Jonathan Edwards and Benjamin Franklin lived in an era marked by change. People’s view of the natural world was changing, people’s views on religion and theology were changing, and people’s views on the nature of authority and government were really changing. Both men grew up in a particular tradition and they had to navigate their ways between their traditions and these changes. As we saw last time, Edwards and Franklin navigated this challenge in very different ways. This time we turn to another way in which Edwards and Franklin were different – their views on virtue.

Jonathan and Benjamin on Virtue

Both of these men were (mildly) obsessed with becoming virtuous people. Although their desires to become virtuous people had different motivations, Franklin was self-motivated and (at times) Edwards was motivated by a love for God, the way they pursed growing in virtue is quite similar.

Benjamin Franklin set before himself a list of virtues that he wished to attain:

  • Eat not to dullness; drink not to elevation
  • Speak not but what may benefit others or yourself; Avoid trifling Conversation.
  • Let all your things have their places; let each part of your business have its time.
  • Resolve to perform what you ought; perform without fail what you resolve.
  • Make no expense but to do good to others or yourself; i.e., waste nothing.
  • Lose no time. Be always employed in something useful. Cut off all unnecessary actions.
  • Use no hurtful deceit; think innocently and justly, and, if you speak, speak accordingly.
  • Wrong none by doing injuries, or omitting the benefits that are your duty.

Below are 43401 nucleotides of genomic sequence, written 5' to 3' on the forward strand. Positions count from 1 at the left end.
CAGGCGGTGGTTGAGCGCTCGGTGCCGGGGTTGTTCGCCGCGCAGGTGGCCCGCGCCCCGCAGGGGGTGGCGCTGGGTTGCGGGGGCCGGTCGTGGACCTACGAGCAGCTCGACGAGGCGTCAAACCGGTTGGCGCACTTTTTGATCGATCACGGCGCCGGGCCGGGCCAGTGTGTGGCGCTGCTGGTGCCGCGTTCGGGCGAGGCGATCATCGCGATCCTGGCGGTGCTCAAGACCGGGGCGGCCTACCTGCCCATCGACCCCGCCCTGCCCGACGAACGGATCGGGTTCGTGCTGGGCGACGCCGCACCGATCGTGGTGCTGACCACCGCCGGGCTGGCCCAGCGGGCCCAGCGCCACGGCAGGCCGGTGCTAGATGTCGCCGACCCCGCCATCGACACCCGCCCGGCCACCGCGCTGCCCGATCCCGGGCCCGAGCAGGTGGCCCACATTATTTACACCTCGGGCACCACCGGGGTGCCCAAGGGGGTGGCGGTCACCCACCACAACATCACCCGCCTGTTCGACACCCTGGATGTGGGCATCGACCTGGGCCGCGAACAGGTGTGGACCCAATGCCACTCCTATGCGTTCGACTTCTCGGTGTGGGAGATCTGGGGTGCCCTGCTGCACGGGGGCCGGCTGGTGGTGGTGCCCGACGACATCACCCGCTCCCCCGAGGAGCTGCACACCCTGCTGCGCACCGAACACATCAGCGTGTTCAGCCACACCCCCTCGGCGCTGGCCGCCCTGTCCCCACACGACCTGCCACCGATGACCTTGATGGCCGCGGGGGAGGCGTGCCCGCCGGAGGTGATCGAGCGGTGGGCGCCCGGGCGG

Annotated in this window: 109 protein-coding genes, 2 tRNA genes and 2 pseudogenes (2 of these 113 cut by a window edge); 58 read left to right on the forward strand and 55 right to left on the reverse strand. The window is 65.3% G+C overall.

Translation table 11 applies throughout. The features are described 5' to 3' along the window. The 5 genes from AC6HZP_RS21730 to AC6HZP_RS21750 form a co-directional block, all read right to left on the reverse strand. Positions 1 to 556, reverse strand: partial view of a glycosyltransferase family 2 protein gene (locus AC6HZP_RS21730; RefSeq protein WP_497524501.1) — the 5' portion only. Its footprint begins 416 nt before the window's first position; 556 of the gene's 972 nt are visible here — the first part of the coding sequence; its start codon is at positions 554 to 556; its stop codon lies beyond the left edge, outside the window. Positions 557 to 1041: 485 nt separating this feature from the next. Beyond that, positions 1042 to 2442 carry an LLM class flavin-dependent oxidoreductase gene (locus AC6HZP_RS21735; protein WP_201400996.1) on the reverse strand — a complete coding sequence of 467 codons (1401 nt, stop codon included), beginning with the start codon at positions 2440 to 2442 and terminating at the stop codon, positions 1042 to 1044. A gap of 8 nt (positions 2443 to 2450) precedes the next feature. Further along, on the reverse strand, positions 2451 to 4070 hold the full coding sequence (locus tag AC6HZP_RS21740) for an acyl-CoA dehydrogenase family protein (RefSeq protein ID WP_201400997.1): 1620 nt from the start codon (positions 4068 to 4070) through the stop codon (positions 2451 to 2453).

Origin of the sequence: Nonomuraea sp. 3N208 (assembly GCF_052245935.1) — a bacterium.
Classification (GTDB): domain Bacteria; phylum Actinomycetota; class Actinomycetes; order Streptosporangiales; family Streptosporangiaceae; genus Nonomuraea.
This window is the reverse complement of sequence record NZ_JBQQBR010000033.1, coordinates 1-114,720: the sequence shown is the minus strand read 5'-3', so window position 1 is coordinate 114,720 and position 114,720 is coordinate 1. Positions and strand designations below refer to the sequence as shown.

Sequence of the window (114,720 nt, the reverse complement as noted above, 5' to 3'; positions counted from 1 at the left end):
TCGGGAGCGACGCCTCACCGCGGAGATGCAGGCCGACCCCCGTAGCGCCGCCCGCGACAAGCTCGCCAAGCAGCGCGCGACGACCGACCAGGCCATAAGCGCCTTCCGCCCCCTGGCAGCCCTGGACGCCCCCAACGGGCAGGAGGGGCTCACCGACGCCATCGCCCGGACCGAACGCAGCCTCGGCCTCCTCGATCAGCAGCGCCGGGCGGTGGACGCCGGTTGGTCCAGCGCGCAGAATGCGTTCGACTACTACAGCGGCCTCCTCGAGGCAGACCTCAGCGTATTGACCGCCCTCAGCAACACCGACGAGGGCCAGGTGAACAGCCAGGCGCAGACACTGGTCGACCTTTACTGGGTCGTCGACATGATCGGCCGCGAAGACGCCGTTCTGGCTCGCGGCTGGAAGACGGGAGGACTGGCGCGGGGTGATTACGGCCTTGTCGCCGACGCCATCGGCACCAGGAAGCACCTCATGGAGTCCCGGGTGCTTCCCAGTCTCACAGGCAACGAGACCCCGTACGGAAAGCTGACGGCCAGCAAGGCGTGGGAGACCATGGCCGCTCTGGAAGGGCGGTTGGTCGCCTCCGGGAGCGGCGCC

• Be not disturbed at trifles, or at accidents common or unavoidable.
  • Avoid extremes; forbear resenting injuries so much as you think they deserve.
  • Tolerate no uncleanliness in body, clothes, or habitation.
  • Rarely use venery but for health or offspring, never to dullness, weakness, or the injury of your own or another’s peace or reputation.
  • Imitate Jesus and Socrates.

Jonathan Edwards also has a famous set of resolutions, by which he resolved to read over every day of the week:

  • Resolved, that I will do whatsoever I think to be most to God’s glory, and my own good, profit and pleasure, in the whole of my duration, without any consideration of the time, whether now, or never so many myriads of ages hence. Resolved to do whatever I think to be my duty, and most for the good and advantage of mankind in general. Resolved to do this, whatever difficulties I meet with, how many and how great whatsoever.
  • Resolved, to be continually endeavoring to find out some new invention and contrivance to promote the forementioned things.
  • Resolved, never to lose one moment of time; but improve it the most profitable way I possibly can.
  • Resolved, to think much on all occasions of my own dying, and of the common circumstances which attend death.
  • Resolved, when I think of my Theorem in Divinity to be solved, immediately to do what I can towards solving it, if Circumstances don’t hinder.
  • Resolved, to maintain the strictest Temperance in eating and drinking.
  • Resolved, to study the Scriptures so steadily, constantly and frequently, as that I may find, and plainly perceive my self to grow in the Knowledge of the same.
  • Resolved, never to speak any Thing that is Ridiculous, or Matter of Laughter on the Lord’s day.

As you see both of these men were very organized and diligent when it came to the project of becoming virtuous people, however the difference between them lies in their motivations. Franklin’s virtues were designed for self-fulfillment, it was essentially a self-help project. Edwards’ list of resolutions was designed to help him subordinate himself to God’s will. Franklin lived in light of what was most pragmatic, and tacked Jesus on at the end of his list (alongside Socrates). Edwards tried to live all of life in light of God, the gospel, and eternity. He had God at the center of his list, and more importantly of his life. Yes Edwards struggled to keep them and yes they became legalistic at times, but when it became legalistic he recognized it for the legalism that it was. There is nothing wrong with writing out a “change project,” especially if you are a Christian, but ultimately we have to realize that real and lasting change comes only through the power of the Holy Spirit.